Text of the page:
Fatima shrugged at her silence. "Hey, I'm not judging."

She couldn't even remember Asturias very well. It had only been five or six years since she'd last been there, but the pace of change was indomitable. Oviedo had turned into a vast city of glittering lights. The cathedrals of her youth were shadowed by immense structures of steel and glass, monorails flying through the lower atmosphere, making so many connections that you may as well have shaded the whole place in, a mass of grey concrete.

"Should be just around the next corner."

The two of them moved around the bend, and stopped. Irene and Alberto weren't there. Instead, there was a man in a white coat, looking at a pocket watch.

She crept closer. "Hello, sir? Can you hear me?"

The man stared at the pocket watch, swore, and then walked forward. He hadn't seen or heard her. He reached the opposite wall, and looked up. An expression of terror took over his features. He turned, screaming, and started to run-

- and snapped back to his original position, looking at a pocket watch. He swore, then walked forward. He hadn't seen or heard her.

"A loop…" Fatima sighed. "So no survivors, then. No imperfections in - in whoever's plan this was."

"I don't know…" She moved closer to the man, who was running again, the same look of contorted fear. "Something's survived. Even if it's not a person."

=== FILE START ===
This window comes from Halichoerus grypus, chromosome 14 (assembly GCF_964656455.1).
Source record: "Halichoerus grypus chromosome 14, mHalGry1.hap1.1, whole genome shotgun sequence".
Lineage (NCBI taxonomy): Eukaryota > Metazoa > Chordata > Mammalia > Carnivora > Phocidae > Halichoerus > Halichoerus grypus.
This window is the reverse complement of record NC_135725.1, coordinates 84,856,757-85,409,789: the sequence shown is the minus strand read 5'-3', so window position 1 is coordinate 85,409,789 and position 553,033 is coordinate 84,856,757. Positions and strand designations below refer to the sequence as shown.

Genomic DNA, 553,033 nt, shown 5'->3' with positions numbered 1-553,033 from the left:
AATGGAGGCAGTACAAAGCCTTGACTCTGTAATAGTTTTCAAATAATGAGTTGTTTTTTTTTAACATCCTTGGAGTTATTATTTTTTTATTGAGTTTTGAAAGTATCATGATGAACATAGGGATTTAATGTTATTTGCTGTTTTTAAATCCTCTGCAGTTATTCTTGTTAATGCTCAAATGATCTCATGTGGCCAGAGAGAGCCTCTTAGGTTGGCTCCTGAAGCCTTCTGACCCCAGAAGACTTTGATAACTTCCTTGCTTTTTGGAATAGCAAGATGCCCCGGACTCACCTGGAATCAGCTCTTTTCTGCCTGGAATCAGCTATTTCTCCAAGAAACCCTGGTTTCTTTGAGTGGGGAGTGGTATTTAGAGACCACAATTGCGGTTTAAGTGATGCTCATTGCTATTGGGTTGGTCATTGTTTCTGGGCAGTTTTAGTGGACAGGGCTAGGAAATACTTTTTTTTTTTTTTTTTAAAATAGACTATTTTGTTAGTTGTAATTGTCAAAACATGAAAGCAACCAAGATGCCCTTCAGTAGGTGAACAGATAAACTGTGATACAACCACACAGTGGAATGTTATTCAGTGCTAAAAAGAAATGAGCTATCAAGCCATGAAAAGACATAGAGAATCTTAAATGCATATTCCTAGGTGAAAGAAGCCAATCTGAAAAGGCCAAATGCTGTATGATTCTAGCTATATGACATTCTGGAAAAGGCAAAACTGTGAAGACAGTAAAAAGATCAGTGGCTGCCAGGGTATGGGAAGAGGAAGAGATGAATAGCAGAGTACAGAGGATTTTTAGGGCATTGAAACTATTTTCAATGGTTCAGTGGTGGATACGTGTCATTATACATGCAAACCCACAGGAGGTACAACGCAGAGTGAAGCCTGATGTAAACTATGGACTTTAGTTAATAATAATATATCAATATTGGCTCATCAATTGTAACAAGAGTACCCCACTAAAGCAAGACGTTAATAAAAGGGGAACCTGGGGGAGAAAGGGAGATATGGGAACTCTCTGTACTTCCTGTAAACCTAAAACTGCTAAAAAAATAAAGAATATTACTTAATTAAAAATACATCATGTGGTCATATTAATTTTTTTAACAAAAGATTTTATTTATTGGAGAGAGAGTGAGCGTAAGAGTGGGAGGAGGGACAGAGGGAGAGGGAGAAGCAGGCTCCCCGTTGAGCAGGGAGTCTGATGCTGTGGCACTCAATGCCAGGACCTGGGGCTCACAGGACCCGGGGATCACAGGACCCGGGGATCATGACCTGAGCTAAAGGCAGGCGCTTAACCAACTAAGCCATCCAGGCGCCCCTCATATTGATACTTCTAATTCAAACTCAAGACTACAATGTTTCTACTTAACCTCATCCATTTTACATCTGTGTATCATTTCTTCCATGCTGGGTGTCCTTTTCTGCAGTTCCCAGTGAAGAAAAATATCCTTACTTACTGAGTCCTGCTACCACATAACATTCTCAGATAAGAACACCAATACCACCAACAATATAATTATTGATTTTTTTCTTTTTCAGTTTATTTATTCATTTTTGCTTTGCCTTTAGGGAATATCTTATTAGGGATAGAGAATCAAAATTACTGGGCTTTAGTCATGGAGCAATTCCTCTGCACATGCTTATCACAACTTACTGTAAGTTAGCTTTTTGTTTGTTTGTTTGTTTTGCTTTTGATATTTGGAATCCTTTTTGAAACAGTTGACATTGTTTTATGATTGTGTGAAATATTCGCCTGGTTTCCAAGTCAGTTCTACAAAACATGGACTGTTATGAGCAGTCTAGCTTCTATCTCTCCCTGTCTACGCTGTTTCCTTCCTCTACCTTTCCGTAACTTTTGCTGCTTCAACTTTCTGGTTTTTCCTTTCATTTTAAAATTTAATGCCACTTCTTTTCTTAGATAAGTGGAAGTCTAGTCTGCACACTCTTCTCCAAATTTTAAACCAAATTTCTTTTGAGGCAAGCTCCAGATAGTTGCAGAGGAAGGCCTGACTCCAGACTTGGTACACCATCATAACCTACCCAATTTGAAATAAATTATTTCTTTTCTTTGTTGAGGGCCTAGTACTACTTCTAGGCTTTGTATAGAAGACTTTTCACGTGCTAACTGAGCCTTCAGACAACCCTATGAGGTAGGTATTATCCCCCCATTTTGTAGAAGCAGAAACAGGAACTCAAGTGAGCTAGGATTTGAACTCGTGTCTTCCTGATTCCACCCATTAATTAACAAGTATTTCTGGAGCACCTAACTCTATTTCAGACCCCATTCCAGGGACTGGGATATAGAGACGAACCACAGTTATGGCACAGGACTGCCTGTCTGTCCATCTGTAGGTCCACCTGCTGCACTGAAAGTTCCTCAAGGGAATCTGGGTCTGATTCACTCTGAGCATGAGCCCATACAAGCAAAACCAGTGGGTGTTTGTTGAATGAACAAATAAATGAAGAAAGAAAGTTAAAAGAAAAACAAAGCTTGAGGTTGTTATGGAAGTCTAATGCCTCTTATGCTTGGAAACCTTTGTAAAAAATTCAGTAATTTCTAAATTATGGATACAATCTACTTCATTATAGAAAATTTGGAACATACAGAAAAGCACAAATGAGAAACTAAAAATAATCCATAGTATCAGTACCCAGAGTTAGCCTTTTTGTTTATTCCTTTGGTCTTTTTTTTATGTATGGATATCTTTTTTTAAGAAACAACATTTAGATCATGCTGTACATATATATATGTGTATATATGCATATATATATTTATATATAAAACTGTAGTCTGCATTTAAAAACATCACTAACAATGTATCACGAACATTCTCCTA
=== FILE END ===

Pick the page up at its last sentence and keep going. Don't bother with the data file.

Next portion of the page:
They met up a few miles ahead. They all swore they had reached the right place at the right time, but that nobody else was there.

"Time trouble," said Irene. "Alright. We figured as much. Given what you two saw, it's likely we'll encounter more. We'd better stick together, or God alone knows when we'll end up."

The five of them began to advance. The place was a labyrinth. It had not been designed for light and airy conversations, but to overwhelm the mind, create a sense of awe. Huge columns of steel, endless staircases and avenues large enough to have wind systems. They were the size of ants in the face of a machine.

"But this isn't right," said Alberto at one point. "We've been walking for - well, I don't know how long, but we should have got into at least some of the inner workings by now. There weren't that many halls."

"Yep," said Irene. "Which means it's more than one system that's failed."

It was like an Escher print. The marble changed colour, white and brown and grey. Chandelier after chandelier loomed overhead, until an improbable staircase took them somewhere else, and then somewhere else. None of the rooms had any meaning, as far as she could tell.

The map had long since stopped working, but their scanners still told them their position. They were moving closer and closer to the centre, to the focal point of the hourglass, but they were still a long way off. It was claustrophobic. It felt like they were moving over the same patch of land again and again, different each time, there only on sufferance until the station knew what to make of them.

They sat by a fountain, the twelfth fountain they'd encountered that day. Or had it been a day? It couldn't have been, or the radiation would have killed them. Alberto and Irene started to eat. Fatima went off in a corner; Simon started poring over the map. She headed over to him.

"I thought this might have been some O5's trick at first," he said, pointing to a point in the middle of the lower bulb. "Change the rooms up over and over again, stop anyone from getting in by making them walking through a thousand pointless chambers. But now…"